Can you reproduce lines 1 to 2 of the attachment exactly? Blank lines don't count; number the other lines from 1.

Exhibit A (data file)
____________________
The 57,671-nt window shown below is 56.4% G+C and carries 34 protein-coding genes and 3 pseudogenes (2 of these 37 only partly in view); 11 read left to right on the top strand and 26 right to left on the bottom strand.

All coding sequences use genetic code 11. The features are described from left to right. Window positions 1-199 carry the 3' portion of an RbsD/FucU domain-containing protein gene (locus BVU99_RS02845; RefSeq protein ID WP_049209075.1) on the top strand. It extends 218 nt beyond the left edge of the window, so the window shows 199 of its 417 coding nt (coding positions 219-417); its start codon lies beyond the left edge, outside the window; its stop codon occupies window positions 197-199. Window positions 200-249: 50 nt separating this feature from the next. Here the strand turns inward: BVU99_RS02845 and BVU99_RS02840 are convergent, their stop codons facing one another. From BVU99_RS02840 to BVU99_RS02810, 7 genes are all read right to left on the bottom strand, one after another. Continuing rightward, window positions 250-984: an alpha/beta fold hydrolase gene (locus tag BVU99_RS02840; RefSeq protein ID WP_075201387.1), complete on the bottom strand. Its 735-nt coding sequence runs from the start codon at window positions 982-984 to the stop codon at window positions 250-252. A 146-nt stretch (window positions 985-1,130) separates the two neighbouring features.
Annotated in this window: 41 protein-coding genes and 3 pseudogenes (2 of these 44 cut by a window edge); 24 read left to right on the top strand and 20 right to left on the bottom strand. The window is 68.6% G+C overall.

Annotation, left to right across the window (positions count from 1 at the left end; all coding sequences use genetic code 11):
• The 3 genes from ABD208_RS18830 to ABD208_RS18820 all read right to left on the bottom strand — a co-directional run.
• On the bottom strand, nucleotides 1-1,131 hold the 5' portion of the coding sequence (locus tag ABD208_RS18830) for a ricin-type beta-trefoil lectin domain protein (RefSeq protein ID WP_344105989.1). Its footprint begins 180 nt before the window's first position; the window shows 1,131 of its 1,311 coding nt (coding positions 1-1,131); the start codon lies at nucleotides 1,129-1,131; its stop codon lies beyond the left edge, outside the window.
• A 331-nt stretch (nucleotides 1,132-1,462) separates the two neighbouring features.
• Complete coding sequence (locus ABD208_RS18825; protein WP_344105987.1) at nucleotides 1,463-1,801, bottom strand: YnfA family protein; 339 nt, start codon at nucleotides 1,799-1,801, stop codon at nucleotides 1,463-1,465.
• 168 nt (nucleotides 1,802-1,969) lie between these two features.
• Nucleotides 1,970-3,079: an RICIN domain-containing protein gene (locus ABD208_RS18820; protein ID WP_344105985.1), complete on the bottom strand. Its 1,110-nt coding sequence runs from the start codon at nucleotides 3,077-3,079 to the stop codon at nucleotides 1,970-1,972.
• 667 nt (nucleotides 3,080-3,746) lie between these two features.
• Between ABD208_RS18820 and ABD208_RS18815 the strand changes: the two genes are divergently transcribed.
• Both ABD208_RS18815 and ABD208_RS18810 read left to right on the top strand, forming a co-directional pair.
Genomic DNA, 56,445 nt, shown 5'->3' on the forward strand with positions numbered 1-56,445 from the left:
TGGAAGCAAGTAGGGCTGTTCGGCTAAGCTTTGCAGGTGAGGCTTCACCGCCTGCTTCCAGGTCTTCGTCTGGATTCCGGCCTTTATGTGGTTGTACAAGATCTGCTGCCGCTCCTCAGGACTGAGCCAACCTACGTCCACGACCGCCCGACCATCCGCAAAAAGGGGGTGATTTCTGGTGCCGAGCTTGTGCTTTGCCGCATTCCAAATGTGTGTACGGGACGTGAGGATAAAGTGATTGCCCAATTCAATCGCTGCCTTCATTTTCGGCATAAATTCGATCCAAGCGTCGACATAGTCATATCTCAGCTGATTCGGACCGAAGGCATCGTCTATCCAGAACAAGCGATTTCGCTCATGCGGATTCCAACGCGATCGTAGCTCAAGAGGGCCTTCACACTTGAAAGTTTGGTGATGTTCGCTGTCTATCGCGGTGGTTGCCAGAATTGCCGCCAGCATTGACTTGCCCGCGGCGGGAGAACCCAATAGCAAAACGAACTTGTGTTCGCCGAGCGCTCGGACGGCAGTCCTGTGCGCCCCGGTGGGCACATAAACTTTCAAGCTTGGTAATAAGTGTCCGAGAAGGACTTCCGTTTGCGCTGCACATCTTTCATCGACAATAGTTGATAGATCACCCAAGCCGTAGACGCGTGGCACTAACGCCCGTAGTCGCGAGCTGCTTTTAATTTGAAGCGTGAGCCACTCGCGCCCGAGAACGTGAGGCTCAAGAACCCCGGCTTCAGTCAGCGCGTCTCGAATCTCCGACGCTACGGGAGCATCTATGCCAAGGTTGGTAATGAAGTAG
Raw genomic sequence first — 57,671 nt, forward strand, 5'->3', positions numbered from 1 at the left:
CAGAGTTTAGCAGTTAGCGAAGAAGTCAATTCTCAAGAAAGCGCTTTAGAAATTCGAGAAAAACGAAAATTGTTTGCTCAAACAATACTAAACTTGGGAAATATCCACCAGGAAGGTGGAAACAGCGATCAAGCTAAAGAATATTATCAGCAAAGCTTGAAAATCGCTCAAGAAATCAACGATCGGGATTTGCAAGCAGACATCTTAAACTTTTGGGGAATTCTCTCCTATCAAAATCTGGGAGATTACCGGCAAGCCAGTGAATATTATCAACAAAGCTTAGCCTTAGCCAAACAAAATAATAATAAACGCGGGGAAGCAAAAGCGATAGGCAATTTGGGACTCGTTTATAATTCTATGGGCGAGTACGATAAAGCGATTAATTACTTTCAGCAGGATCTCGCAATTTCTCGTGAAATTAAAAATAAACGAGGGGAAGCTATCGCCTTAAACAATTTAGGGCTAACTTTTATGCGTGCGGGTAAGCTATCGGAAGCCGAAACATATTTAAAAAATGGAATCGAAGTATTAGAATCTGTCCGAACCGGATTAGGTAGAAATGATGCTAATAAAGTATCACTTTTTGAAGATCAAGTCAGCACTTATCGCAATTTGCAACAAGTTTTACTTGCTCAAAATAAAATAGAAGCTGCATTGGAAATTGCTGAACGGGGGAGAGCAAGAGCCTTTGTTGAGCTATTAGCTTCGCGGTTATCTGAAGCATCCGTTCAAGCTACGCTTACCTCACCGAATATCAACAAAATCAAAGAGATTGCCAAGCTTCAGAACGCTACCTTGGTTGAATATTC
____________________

The 57,671-nt window shown below is 56.4% G+C and carries 34 protein-coding genes and 3 pseudogenes (2 of these 37 only partly in view); 11 read left to right on the top strand and 26 right to left on the bottom strand.

All coding sequences use genetic code 11. The features are described from left to right. Window positions 1-199 carry the 3' portion of an RbsD/FucU domain-containing protein gene (locus BVU99_RS02845; RefSeq protein ID WP_049209075.1) on the top strand. It extends 218 nt beyond the left edge of the window, so the window shows 199 of its 417 coding nt (coding positions 219-417); its start codon lies beyond the left edge, outside the window; its stop codon occupies window positions 197-199. Window positions 200-249: 50 nt separating this feature from the next. Here the strand turns inward: BVU99_RS02845 and BVU99_RS02840 are convergent, their stop codons facing one another. From BVU99_RS02840 to BVU99_RS02810, 7 genes are all read right to left on the bottom strand, one after another. Continuing rightward, window positions 250-984: an alpha/beta fold hydrolase gene (locus tag BVU99_RS02840; RefSeq protein ID WP_075201387.1), complete on the bottom strand. Its 735-nt coding sequence runs from the start codon at window positions 982-984 to the stop codon at window positions 250-252. A 146-nt stretch (window positions 985-1,130) separates the two neighbouring features.